Obedience to Authority: How Far Should You Take It?

Most people have seen the videotape of a passenger being forcibly removed from a United Airlines flight. Apparently, the flight was over-booked and four United crew members were needed for another flight the next day. United requested four passengers to give up their seats. Three of the four went quietly, but Dr. Dao, a 69 year old Kentucky physician, refused. Three security officers pulled him out of his seat. Dr. Dao suffered a concussion, broken nose and damaged sinuses and lost two front teeth when he was dragged off a flight. His family was “horrified, shocked and sickened” by the incident. His daughter said “What happened to my dad should never have happened to any human being, regardless of the circumstances.”

There is public outcry about this man’s treatment. United Airlines personnel were acting in accordance with the airline’s policy. They were following protocol. In the aftermath of this incident, United has apologized, refunded the other passenger’s fees, and changed their policy. Although they were following the chain of command, didn’t they have a higher moral principle at stake here? Should they have taken the moral high ground and refused to engage in this violence?

Many of us would like to think that we would’ve tried to intervene to stop the violence. It’s easy to blame the airline, the security officers, perhaps even the other passengers for sitting idly by. In my fantasies, I’d like to think that I would offer myself as a shield and encourage others to do the same. But the truth is, I am not a courageous person. If given a choice of fight, flight or freeze, my history tells me that I would freeze.

There are rules after all, and we are expected to play by the rules, right? Dr. Dao did not follow orders. There may be times when we are called to make a choice between obeying authority and respecting the dignity and safety of another human being. Sometimes our conscious speaks to us. We may know right from wrong, but don’t always act accordingly.

It turns out that humans are hardwired to obey authority. From childhood we are taught to obey authorities like our parents, teachers, religious leaders, and our bosses. We lack training in disobedience toward unjust authority.

There are two psychological studies that address obedience to authority figures, the Milgram and Zimbardo experiments. These studies show that on average, people will obey authority figures despite moral objections, and will become authoritative and cruel in position of power. We are wired to follow leaders and side with in-groups (and against out-groups as we perceive them) at the expense of moral principles.

Stanley Milgram did a study at Yale in 1961 in which an authority figure tells a person to shock a person in the other room when that person gets the wrong answer on a test. As a Jewish American, he wanted to know why the average German would enact cruel orders of the NAZI party, without question. He found that all participants obeyed the authority figure despite moral objections. None of the participants checked on the victim to see if they were OK, and no one requested that the experiment be stopped.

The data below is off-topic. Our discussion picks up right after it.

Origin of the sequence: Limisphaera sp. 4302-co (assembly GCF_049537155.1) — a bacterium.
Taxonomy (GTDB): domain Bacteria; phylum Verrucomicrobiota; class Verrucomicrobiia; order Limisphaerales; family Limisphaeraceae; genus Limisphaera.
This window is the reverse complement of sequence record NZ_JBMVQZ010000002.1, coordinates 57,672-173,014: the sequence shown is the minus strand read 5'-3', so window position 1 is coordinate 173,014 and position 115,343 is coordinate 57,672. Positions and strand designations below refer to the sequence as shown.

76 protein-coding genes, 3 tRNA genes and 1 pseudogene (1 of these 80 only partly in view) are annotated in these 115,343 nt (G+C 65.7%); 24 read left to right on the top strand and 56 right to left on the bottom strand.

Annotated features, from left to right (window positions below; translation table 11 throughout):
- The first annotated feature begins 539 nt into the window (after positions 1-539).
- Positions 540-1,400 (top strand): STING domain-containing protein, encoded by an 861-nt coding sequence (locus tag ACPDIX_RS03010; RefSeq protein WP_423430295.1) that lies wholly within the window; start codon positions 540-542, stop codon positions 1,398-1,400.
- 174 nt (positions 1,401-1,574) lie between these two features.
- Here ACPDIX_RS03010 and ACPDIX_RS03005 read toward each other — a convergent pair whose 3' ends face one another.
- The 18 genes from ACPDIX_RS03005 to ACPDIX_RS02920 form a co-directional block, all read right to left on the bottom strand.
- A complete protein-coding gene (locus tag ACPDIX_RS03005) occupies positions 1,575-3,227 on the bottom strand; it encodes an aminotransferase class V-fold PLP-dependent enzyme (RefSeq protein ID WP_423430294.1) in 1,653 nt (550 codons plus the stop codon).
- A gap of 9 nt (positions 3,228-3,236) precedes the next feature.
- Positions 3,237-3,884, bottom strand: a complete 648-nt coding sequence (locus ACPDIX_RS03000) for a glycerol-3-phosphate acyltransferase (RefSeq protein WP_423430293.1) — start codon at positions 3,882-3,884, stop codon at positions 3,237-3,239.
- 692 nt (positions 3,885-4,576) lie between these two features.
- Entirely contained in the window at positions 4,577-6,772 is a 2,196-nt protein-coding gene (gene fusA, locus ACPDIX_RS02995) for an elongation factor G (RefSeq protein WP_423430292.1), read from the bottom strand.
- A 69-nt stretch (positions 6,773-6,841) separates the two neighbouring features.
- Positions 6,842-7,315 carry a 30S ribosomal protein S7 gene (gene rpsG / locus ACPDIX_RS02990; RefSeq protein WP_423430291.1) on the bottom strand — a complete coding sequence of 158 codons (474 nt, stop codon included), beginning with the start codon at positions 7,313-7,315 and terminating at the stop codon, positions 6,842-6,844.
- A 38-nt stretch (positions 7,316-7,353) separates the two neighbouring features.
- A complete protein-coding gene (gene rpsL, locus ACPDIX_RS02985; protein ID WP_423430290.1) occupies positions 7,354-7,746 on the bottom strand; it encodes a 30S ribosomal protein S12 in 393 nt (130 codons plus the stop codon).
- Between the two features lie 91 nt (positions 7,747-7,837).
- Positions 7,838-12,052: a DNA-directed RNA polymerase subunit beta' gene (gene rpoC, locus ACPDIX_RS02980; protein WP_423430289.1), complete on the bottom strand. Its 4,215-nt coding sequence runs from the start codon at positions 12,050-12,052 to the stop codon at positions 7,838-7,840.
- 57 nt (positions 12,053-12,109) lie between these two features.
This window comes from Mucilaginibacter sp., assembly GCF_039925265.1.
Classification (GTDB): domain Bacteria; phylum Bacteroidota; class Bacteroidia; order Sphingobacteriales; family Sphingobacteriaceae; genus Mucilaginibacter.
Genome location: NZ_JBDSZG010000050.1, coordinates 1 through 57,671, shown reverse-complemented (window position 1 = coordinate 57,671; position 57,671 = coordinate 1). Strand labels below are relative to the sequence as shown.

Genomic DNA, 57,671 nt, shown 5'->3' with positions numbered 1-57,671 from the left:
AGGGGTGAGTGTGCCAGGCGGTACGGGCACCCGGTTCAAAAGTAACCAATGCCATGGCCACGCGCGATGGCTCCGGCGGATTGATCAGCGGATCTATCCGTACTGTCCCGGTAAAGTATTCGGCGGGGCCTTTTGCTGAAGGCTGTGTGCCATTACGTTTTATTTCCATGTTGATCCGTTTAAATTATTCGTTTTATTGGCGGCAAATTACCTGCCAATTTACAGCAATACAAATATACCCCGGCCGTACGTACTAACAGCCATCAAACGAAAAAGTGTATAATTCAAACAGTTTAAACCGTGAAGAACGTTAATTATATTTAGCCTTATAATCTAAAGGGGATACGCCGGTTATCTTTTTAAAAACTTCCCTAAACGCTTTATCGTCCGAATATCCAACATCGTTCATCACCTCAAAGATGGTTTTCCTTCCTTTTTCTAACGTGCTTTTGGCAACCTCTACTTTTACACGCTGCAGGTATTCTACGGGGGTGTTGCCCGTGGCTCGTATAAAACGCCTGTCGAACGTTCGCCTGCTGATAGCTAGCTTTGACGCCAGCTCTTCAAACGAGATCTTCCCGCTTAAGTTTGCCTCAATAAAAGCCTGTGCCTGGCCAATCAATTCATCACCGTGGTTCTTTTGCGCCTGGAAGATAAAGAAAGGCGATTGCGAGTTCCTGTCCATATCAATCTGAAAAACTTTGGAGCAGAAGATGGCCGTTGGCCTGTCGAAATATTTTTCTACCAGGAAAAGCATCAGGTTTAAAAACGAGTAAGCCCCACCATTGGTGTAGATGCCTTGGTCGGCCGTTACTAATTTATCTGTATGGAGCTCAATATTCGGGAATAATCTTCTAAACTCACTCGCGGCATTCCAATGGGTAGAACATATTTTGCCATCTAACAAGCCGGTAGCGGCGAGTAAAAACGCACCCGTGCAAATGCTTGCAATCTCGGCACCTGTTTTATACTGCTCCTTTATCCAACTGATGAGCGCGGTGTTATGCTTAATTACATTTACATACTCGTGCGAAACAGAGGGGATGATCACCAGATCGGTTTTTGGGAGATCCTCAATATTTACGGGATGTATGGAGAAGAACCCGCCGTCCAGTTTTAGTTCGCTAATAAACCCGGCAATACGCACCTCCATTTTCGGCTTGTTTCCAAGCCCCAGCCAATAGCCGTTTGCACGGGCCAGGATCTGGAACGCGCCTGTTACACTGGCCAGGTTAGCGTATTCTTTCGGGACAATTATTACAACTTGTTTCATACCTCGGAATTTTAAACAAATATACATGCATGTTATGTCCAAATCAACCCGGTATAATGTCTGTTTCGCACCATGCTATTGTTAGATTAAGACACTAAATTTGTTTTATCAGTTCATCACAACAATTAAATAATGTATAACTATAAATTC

Phillip Zimbardo, conducted the Stanford Prison Experiment, during the 1970s to understand the psychological effects of becoming a prisoner or a prison guard. People were randomly assigned the status of prisoner or guard. The study found that the guard became authoritative and abusive, and the prisoners tended to obey the guards, even though they knew it was just an experiment. Repeated studies show similar results all over the world. It is believed that people are naturally primed to obey authority, likely due to group dynamics. Obedience involves a hierarchy of power or status. Conformity happens through social group pressure.

Adolf Eichmann helped organize the Holocaust, in which six million Jewish people were killed. He was executed in 1962. He expressed surprise that Jewish people hated him, stating that he had just followed orders, and that obeying orders is a good thing. He wrote “The orders were, for me, the highest thing in my life and I had to obey them without question.” He did not appear to be a monster – he had a normal family life, was declared sane and was described as very average. His behavior was the product of social expectations.

The United incident happened quickly. What would you do? We don’t always have time to thoughtfully consider our options. Next time you “just follow orders,” take a deep breath, quiet your fears, and make a principled decision.


One thought on “Obedience to Authority: How Far Should You Take It?

  1. Makes one stop and think, doesn’t it? Probably a person wouldn’t know until personally confronted with a situation matching authority with morality. Thanks also for the Dan Rather post. Trump’s “Great Armada” debacle (even with submarines that aren’t really there) is scary. Enough of these might get him impeached. Dick

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